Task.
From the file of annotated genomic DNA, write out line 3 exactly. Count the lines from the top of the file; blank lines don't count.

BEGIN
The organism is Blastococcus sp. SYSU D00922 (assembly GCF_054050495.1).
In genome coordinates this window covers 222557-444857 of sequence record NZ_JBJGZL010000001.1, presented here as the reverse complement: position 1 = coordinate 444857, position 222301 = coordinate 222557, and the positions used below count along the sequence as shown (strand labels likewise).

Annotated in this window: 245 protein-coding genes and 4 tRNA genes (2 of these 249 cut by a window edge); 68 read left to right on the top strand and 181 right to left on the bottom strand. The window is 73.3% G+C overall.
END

Annotated in this window: 245 protein-coding genes and 4 tRNA genes (2 of these 249 cut by a window edge); 68 read left to right on the top strand and 181 right to left on the bottom strand. The window is 73.3% G+C overall.